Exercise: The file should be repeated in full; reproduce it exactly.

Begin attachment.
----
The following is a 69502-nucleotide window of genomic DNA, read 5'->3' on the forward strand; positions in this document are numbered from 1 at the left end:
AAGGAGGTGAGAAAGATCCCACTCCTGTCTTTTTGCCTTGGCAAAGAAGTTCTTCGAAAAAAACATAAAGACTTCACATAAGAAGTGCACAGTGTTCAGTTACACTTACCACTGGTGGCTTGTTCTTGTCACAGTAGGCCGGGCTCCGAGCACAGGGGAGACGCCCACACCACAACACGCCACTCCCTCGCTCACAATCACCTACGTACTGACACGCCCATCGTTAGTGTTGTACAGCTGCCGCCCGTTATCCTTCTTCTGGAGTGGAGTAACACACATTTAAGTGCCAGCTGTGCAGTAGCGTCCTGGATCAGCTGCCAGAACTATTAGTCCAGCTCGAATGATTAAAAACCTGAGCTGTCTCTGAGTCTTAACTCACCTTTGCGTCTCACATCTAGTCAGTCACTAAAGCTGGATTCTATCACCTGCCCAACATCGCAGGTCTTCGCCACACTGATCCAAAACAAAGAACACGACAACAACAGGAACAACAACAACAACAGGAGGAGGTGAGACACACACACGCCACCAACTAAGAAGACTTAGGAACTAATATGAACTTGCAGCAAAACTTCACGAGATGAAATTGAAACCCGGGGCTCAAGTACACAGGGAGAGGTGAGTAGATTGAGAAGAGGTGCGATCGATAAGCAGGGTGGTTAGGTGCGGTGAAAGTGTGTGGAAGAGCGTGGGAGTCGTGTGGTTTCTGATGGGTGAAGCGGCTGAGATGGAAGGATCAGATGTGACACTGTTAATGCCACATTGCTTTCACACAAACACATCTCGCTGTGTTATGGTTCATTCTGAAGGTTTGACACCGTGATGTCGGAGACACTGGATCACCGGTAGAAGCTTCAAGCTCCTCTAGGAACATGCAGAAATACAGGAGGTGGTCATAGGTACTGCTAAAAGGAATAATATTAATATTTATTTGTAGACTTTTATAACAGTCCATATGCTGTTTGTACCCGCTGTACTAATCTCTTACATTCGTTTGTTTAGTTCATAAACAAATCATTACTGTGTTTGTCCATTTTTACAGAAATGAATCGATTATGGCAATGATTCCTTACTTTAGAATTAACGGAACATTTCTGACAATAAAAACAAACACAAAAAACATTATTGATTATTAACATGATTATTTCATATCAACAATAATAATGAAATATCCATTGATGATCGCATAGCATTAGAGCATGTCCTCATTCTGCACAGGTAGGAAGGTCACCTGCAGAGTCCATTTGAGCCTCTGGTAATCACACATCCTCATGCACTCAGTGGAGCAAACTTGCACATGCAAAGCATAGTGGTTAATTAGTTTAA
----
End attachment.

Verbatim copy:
The following is a 69502-nucleotide window of genomic DNA, read 5'->3' on the forward strand; positions in this document are numbered from 1 at the left end:
AAGGAGGTGAGAAAGATCCCACTCCTGTCTTTTTGCCTTGGCAAAGAAGTTCTTCGAAAAAAACATAAAGACTTCACATAAGAAGTGCACAGTGTTCAGTTACACTTACCACTGGTGGCTTGTTCTTGTCACAGTAGGCCGGGCTCCGAGCACAGGGGAGACGCCCACACCACAACACGCCACTCCCTCGCTCACAATCACCTACGTACTGACACGCCCATCGTTAGTGTTGTACAGCTGCCGCCCGTTATCCTTCTTCTGGAGTGGAGTAACACACATTTAAGTGCCAGCTGTGCAGTAGCGTCCTGGATCAGCTGCCAGAACTATTAGTCCAGCTCGAATGATTAAAAACCTGAGCTGTCTCTGAGTCTTAACTCACCTTTGCGTCTCACATCTAGTCAGTCACTAAAGCTGGATTCTATCACCTGCCCAACATCGCAGGTCTTCGCCACACTGATCCAAAACAAAGAACACGACAACAACAGGAACAACAACAACAACAGGAGGAGGTGAGACACACACACGCCACCAACTAAGAAGACTTAGGAACTAATATGAACTTGCAGCAAAACTTCACGAGATGAAATTGAAACCCGGGGCTCAAGTACACAGGGAGAGGTGAGTAGATTGAGAAGAGGTGCGATCGATAAGCAGGGTGGTTAGGTGCGGTGAAAGTGTGTGGAAGAGCGTGGGAGTCGTGTGGTTTCTGATGGGTGAAGCGGCTGAGATGGAAGGATCAGATGTGACACTGTTAATGCCACATTGCTTTCACACAAACACATCTCGCTGTGTTATGGTTCATTCTGAAGGTTTGACACCGTGATGTCGGAGACACTGGATCACCGGTAGAAGCTTCAAGCTCCTCTAGGAACATGCAGAAATACAGGAGGTGGTCATAGGTACTGCTAAAAGGAATAATATTAATATTTATTTGTAGACTTTTATAACAGTCCATATGCTGTTTGTACCCGCTGTACTAATCTCTTACATTCGTTTGTTTAGTTCATAAACAAATCATTACTGTGTTTGTCCATTTTTACAGAAATGAATCGATTATGGCAATGATTCCTTACTTTAGAATTAACGGAACATTTCTGACAATAAAAACAAACACAAAAAACATTATTGATTATTAACATGATTATTTCATATCAACAATAATAATGAAATATCCATTGATGATCGCATAGCATTAGAGCATGTCCTCATTCTGCACAGGTAGGAAGGTCACCTGCAGAGTCCATTTGAGCCTCTGGTAATCACACATCCTCATGCACTCAGTGGAGCAAACTTGCACATGCAAAGCATAGTGGTTAATTAGTTTAA